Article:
I don’t quite recall how I came across the Addis Ababa Fistula Hospital (on Facebook I think) but the more I read, the more the story of the Hamlins and their fine work touched me. In our western world, we take it for granted that we have access to medical facilities, in particular obstetric facilities should something go not quite right while we are giving birth. (Both my children were delivered by emergency caesarean section, so I know how that can be!)
It wasn’t until I read ‘Hospital By The River‘ and ‘Catherine’s Gift’, written about Catherine and Reg Hamlin’s life in Ethiopia, that I started to really understand what life might be like if I had not been able to have those caesareans. For thousands of Ethiopian women, their lives are torn apart when they have difficulty in birthing their babies. First, their baby dies. As if that wasn’t more than anyone should have to bear, as a result of days of labour with the baby pressing down into the pelvis, blood supply is cut off to the walls of the vagina, and tissue dies, resulting in holes that are known as obstetric fistulae. The contents of the bladder and bowel leak uncontrollably through these holes. The woman is usually ostracised by her village because of the leakage and the smell; often her husband leaves her, and sometimes, there is nerve damage to the legs and feet, making walking difficult. Also, from lying still over many weeks in an attempt to stop the leaking, she can suffer atrophy and tightening of the tendons making it impossible to walk.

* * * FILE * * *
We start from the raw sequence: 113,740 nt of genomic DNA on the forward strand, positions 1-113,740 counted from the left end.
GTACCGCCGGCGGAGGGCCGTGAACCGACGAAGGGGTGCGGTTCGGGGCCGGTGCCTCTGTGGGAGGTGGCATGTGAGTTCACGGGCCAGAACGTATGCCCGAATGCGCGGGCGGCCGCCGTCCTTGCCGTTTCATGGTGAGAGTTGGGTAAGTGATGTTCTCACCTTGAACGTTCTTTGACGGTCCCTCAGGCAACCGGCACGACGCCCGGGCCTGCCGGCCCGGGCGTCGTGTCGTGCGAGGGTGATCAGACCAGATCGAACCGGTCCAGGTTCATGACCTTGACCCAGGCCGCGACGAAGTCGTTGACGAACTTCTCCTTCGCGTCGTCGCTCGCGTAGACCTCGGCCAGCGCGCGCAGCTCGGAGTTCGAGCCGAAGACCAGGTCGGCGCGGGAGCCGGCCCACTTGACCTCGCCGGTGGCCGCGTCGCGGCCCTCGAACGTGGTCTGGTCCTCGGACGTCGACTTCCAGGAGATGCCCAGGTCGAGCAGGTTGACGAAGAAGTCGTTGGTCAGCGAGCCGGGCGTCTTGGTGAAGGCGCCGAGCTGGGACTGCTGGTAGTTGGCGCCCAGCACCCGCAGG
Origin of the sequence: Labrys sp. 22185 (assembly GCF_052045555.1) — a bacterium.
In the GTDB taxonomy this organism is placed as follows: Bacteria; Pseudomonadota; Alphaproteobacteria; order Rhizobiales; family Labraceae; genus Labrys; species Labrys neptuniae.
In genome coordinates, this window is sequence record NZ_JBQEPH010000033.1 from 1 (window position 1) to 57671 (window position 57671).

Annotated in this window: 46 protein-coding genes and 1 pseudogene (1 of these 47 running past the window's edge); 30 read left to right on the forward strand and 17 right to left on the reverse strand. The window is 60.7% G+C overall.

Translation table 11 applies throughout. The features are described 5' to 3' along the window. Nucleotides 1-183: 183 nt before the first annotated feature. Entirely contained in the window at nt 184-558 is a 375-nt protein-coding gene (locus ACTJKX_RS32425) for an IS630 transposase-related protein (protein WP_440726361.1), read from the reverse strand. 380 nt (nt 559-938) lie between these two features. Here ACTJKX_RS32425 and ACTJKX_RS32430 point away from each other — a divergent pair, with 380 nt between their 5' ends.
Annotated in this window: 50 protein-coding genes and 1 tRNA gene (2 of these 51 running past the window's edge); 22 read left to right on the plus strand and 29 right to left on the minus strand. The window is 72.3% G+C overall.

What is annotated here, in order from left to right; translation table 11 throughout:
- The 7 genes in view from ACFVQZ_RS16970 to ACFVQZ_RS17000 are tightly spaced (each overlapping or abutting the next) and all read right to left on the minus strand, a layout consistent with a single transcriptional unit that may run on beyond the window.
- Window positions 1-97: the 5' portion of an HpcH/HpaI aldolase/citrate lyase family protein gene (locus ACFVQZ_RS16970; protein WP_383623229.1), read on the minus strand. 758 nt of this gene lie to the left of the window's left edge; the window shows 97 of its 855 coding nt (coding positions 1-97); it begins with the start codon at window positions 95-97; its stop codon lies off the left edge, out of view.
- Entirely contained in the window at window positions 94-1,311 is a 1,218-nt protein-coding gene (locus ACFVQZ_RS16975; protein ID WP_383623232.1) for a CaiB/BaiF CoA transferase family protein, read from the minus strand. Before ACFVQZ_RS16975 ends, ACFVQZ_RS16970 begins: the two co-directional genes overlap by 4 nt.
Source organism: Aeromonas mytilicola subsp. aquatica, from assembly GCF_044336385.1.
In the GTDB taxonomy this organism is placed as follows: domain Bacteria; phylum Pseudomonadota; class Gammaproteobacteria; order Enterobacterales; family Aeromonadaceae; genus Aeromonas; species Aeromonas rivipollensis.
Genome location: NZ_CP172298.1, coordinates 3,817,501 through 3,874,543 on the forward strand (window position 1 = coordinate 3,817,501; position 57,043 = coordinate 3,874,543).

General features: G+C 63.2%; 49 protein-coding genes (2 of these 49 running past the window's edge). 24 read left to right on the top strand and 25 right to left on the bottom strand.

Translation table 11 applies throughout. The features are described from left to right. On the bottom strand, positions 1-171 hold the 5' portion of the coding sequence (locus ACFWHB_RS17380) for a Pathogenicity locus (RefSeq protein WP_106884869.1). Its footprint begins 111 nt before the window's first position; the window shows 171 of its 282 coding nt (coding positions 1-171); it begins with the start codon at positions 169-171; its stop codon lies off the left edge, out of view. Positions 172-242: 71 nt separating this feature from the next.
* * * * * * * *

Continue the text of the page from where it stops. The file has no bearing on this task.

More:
Catherine Hamlin and her late husband, Reg, have dedicated their lives to assisting these long-suffering women, not just by providing life-changing surgery to repair the fistulae, but by helping these women to make a dignified return to their lives; and also by providing them with ongoing support to ensure that they are able to give birth safely next time.
One of the items that the women are provided with during their stay at the Addis Ababa Fistula Hospital is a new shawl. My mother, sister and I are in the process of knitting one to send. Acrylic yarn is required so that the women may wash their shawls in the river and have them dry quickly. Information about sizing, a basic pattern, and when and where to send your blanket can be found here.
I highly recommend you read either the books I mentioned above or have a look at the website to see the story of these wonderful people, and of some of the courageous women who suffer so much and sometimes travel hundreds of miles in order to have the operation which will make them whole again. Donate if you can, knit or crochet if you can. Every little bit helps!
This month, 10% of all Silver Forge sales will be donated to this very worthy cause. Head to The Silver Forge shop now, and see if you can help out, and get yourself something lovely at the same time!